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Building Innovation 2023 Sessions: Digital Transformation, Workforce, and Resilience
Posted By April Crews

The NIBS annual meeting – Building Innovation 2023 – saw hundreds of built environment professionals descend on the Washington Hilton in DC.

Educational sessions started Wednesday, September 6, and they covered four tracks: building performance and sustainability, resilience, technology, and workforce.

The conference concludes today.

Wednesday session highlights included:

  • GIS-based Digital Twin Capabilities to Decarbonize the Built Environment
  • The Intersection of AI and Building Sciences: A New Era of Intelligent Infrastructure
  • A Retiring Facilities Management Workforce: Technology Strategies for Attracting and Onboarding a New Generation
  • Deep Green, Market Rate, Net Zero: How ASHRAE's New Global HQ Renovation Achieved All Three
  • Designing for Our Future - Climate Forward Design
  • BIM & Digital Twins: A Formal Position on Successful Integration for the AECO Industry

The Future of the Built Environment Workforce

Kicking off the conference was a panel that discussed the future of the workforce. Panelists included Nancy Novak, with Compass Datacenters; Peter Templeton, with the U.S. Green Building Council (USGBC); and Cheryl Lyman, with the Ohio Facilities Construction Commission (OFCC). Dr. Kimberly Jones, with Howard University and a member of the NIBS Board of Directors, served as moderator.

USGBC’s Templeton admits he probably reads a study each day about workforce.

“I’m always trying to evaluate things in the context of these conversations,” he said, mentioning the most valuable feedback comes from his team, who say retention comes down to engagement, pay and compensation, and work-life balance.

OFCC’s Lyman discussed bringing exposure to key topics in professional development programs.

“We encourage people to take advantage of the training,” she said. “We are also focusing on going back to fundamentals. We explain why we do things in meetings and offer opportunities for external professional development.”

When it comes to promotions, Novak said Compass Datacenters has a unique way of handling things.

“We focus on the ability to be collaborative, have humility, and ask good questions,” Novak said. “It’s not necessarily about ticking off certain boxes. It’s about using your community.”

Roger Grant of the NIBS BIM Council

The New U.S. National BIM Standard V4: What Is It, And How Do I Use It?

In a session announcing the soft launch of the National BIM Standard – United States Version 4, the panel covered the new, focused organization and sections of the standard.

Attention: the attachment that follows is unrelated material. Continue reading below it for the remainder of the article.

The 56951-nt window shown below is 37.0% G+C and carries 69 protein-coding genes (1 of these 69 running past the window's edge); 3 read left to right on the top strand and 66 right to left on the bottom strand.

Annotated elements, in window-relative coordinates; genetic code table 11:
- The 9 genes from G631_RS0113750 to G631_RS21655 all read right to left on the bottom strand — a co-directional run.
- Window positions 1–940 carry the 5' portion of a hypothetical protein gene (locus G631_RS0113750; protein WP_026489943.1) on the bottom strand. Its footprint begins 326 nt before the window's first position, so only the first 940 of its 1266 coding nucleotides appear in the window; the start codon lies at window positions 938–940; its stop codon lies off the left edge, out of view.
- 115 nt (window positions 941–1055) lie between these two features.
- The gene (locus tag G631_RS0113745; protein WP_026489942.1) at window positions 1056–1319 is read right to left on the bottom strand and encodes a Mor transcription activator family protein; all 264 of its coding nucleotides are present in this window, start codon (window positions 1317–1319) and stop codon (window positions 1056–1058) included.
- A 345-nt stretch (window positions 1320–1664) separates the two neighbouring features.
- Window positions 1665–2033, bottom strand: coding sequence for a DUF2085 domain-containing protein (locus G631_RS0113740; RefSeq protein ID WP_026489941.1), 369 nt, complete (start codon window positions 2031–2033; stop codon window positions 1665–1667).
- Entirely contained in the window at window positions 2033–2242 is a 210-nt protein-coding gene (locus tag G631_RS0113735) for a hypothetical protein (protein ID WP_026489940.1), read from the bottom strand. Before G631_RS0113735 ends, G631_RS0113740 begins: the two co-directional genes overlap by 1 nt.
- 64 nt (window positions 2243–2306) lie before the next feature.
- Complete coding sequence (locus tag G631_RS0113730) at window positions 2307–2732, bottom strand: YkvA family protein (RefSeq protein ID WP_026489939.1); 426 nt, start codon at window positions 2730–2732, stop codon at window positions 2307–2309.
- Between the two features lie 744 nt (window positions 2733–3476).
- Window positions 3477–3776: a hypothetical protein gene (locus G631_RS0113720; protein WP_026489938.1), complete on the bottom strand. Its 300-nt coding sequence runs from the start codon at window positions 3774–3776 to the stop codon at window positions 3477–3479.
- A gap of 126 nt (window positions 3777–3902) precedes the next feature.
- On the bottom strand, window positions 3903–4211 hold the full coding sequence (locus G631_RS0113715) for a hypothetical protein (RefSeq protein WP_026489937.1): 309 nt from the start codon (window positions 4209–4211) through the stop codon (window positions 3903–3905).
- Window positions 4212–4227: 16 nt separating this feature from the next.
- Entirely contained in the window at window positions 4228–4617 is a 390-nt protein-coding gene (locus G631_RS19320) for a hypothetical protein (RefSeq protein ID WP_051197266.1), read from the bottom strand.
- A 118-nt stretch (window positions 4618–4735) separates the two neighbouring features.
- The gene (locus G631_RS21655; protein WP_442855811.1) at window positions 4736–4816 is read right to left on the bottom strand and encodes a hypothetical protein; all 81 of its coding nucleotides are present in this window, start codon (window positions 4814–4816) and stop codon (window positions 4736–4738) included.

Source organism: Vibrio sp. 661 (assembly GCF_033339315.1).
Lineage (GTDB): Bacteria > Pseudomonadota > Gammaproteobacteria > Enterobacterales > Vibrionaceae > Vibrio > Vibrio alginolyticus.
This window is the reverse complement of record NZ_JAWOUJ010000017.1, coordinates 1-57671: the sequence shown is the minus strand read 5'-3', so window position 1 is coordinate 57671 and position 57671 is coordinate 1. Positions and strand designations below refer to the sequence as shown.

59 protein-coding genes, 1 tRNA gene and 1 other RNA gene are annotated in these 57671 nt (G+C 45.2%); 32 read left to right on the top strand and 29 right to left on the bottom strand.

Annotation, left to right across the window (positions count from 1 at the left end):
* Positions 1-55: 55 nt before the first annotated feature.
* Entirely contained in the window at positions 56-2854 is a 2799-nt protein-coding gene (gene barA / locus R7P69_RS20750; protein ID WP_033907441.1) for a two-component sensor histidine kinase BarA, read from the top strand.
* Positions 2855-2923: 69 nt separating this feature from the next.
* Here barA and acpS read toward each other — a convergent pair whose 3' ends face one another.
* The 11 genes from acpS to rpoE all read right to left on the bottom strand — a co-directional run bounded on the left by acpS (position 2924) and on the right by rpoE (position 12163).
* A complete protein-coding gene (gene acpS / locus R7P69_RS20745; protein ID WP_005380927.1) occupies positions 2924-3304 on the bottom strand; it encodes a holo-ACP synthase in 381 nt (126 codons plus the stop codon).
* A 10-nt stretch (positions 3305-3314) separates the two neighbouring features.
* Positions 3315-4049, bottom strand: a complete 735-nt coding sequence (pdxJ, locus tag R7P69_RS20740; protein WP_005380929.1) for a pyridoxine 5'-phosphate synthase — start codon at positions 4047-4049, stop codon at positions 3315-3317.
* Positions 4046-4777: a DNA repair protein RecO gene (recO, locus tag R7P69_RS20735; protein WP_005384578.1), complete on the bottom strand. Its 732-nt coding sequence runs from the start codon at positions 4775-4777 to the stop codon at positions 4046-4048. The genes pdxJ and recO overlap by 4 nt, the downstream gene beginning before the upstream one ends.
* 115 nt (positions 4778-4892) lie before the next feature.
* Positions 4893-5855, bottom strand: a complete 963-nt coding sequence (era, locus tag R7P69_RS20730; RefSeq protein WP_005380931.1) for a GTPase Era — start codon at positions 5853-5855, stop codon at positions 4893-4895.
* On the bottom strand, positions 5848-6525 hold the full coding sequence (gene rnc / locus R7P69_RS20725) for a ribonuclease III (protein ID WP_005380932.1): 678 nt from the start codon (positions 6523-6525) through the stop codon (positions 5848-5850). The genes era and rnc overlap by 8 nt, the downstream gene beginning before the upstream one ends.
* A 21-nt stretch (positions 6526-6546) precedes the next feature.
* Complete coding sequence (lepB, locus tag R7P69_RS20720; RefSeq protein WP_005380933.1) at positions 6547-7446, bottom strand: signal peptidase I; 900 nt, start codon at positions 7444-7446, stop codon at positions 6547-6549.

Attendees also learned why having a U.S. Standard for building information modeling (BIM) is important and how it aligns with other international BIM standard efforts, such as ISO 19650 and the Industry Foundation Classes.

“September 6, a day we’ve been waiting for a very long time,” said John Messner, Chair, National BIM Standard - US Planning Committee and Architectural Engineering Professor with Penn State University. “We set this day many months ago, saying we wanted to release the next version of the National BIM Standard on this day, and we are.”

Messner was joined on the panel by Ralph Kreider, Associate Director, Berkeley Research Group, and TJ Meehan, with Cadd Microsystems.

NBIMS v4 is very different than our previous versions of NBIMS, Messner said.

“This isn’t just a new progression,” he said. “This is a new direction for the National BIM Standard. The challenge was how to develop clear, industry-focused standards and guidelines for facilities including buildings and infrastructure. There was lots of debate on language.”

The NBIMS workgroups still are working through some of the information and modules. A hard launch for NBIMS will be coming soon.

Advancements in Flood Resilience

Building Innovation attendees learned in the session, Advancements in Flood Resilience, that flooding is getting worse, despite our best efforts.

The nation’s annual flood losses roughly are doubling per decade and now cost $20 billion-plus a year.

In fact, John Ingargiola, with the Federal Emergency Management Agency, quoted a Zillow study that found 80 percent of homebuyers consider climate risks when buying a new home.

And while the nation’s flood data also evolves, so must our building codes and standards, many of which haven’t been updated in several years.

This becomes a land use issue.

“We’re not having the conversations that we need to,” said Chad Berginnis, CFM, Association of State Floodplain Managers.

Oregon State University Professor Dan Cox said he’s seen some interesting case examples and successes. He talked about a grocery store that appeared to have a plain storefront but looked like an elevated parking garage in back.

“So, there are solutions out there,” Cox said. “These are doable things for new construction or retrofit. I’m encouraged by some of the options out there.”

Building Innovation Continues Today

Today’s sessions begin at 8am EST with a keynote by Solomon Greene, Principal Deputy Assistant Secretary for Policy Development and Research for the U.S. Department of Housing and Urban Development.

NIBS also will announce the winners of the built environment awards. Follow the #BI2023 conversation on Twitter, Facebook, and LinkedIn for more.

Building Innovation